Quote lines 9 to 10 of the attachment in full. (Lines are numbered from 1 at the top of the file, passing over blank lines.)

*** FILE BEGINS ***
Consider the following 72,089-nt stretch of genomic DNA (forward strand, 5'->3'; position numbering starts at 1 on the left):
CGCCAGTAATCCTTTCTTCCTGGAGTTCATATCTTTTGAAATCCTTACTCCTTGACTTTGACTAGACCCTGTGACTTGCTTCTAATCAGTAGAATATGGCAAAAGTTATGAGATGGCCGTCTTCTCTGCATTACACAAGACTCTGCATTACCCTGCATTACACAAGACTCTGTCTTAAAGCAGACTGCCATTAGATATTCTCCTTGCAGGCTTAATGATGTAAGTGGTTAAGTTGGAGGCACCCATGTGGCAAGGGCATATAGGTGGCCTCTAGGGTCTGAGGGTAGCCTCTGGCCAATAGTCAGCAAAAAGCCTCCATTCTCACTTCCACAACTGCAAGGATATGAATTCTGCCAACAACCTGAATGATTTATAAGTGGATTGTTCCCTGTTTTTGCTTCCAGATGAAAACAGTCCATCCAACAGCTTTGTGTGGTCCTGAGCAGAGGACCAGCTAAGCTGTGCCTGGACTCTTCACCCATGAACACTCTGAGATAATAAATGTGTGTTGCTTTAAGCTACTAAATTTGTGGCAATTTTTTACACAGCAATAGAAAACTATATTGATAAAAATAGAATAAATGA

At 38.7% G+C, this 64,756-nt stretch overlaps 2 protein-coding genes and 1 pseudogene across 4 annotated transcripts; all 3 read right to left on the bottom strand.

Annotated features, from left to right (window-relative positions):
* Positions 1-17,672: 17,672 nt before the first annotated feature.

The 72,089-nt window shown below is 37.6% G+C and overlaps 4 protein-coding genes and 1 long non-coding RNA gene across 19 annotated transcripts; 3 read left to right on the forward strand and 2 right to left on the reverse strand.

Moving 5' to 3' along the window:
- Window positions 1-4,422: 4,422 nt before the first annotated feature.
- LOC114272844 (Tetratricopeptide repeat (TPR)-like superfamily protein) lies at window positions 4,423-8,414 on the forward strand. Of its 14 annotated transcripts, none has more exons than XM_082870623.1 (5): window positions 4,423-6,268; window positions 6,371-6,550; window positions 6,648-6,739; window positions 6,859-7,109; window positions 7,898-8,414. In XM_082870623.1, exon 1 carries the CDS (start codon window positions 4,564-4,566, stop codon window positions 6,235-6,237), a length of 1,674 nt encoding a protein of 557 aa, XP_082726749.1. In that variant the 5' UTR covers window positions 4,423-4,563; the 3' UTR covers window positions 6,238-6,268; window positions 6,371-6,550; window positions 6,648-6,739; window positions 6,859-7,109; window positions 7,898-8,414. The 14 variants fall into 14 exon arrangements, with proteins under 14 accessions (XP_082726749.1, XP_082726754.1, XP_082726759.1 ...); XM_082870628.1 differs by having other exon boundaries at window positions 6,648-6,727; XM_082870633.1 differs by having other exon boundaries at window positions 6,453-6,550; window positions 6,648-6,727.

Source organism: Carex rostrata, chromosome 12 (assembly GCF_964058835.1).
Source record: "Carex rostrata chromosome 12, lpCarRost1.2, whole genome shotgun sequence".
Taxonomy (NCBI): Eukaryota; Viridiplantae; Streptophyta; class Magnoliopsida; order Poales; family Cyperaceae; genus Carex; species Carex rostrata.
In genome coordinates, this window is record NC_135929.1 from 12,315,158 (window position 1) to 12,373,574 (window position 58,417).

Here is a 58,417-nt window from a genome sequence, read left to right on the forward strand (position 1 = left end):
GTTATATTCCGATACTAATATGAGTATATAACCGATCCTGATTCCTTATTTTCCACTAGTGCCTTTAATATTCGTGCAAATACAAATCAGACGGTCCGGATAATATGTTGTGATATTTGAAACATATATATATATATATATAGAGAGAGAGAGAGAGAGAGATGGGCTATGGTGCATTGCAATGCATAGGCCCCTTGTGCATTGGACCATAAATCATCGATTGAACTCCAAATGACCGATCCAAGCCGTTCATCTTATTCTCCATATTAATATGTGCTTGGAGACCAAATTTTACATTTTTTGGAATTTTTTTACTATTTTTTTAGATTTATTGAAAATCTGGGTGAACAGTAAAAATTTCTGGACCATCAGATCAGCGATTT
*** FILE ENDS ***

- LOC114272844 (Tetratricopeptide repeat (TPR)-like superfamily protein) lies at window positions 4,423-8,414 on the forward strand. Of its 14 annotated transcripts, none has more exons than XM_082870623.1 (5): window positions 4,423-6,268; window positions 6,371-6,550; window positions 6,648-6,739; window positions 6,859-7,109; window positions 7,898-8,414. In XM_082870623.1, exon 1 carries the CDS (start codon window positions 4,564-4,566, stop codon window positions 6,235-6,237), a length of 1,674 nt encoding a protein of 557 aa, XP_082726749.1. In that variant the 5' UTR covers window positions 4,423-4,563; the 3' UTR covers window positions 6,238-6,268; window positions 6,371-6,550; window positions 6,648-6,739; window positions 6,859-7,109; window positions 7,898-8,414. The 14 variants fall into 14 exon arrangements, with proteins under 14 accessions (XP_082726749.1, XP_082726754.1, XP_082726759.1 ...); XM_082870628.1 differs by having other exon boundaries at window positions 6,648-6,727; XM_082870633.1 differs by having other exon boundaries at window positions 6,453-6,550; window positions 6,648-6,727.

Source organism: Carex rostrata, chromosome 12 (assembly GCF_964058835.1).